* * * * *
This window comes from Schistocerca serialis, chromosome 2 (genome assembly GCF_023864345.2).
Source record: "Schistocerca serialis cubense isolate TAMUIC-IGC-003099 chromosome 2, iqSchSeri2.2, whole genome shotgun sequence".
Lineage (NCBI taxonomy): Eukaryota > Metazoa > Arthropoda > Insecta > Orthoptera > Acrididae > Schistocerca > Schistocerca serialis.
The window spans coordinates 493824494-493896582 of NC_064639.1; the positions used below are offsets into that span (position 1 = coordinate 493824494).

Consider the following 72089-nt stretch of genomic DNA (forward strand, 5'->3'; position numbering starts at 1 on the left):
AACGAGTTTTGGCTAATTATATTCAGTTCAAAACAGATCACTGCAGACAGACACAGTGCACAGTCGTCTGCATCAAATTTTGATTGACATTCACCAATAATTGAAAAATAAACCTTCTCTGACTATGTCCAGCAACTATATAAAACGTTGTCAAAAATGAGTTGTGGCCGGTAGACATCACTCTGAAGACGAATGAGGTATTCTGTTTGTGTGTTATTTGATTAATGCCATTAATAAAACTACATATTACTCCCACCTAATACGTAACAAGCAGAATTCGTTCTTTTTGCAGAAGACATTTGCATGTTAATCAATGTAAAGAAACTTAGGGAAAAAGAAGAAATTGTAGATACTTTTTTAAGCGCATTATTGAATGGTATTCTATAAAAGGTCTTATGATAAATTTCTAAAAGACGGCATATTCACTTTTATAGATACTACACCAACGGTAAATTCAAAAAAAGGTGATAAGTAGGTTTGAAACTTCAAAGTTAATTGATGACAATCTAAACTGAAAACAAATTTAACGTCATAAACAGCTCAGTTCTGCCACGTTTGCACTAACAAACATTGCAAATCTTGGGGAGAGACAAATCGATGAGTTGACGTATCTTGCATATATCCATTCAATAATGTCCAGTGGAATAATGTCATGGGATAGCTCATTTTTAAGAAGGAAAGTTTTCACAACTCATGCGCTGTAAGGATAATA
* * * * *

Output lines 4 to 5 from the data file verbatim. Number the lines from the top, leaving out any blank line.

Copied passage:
The window spans coordinates 493824494-493896582 of NC_064639.1; the positions used below are offsets into that span (position 1 = coordinate 493824494).

Consider the following 72089-nt stretch of genomic DNA (forward strand, 5'->3'; position numbering starts at 1 on the left):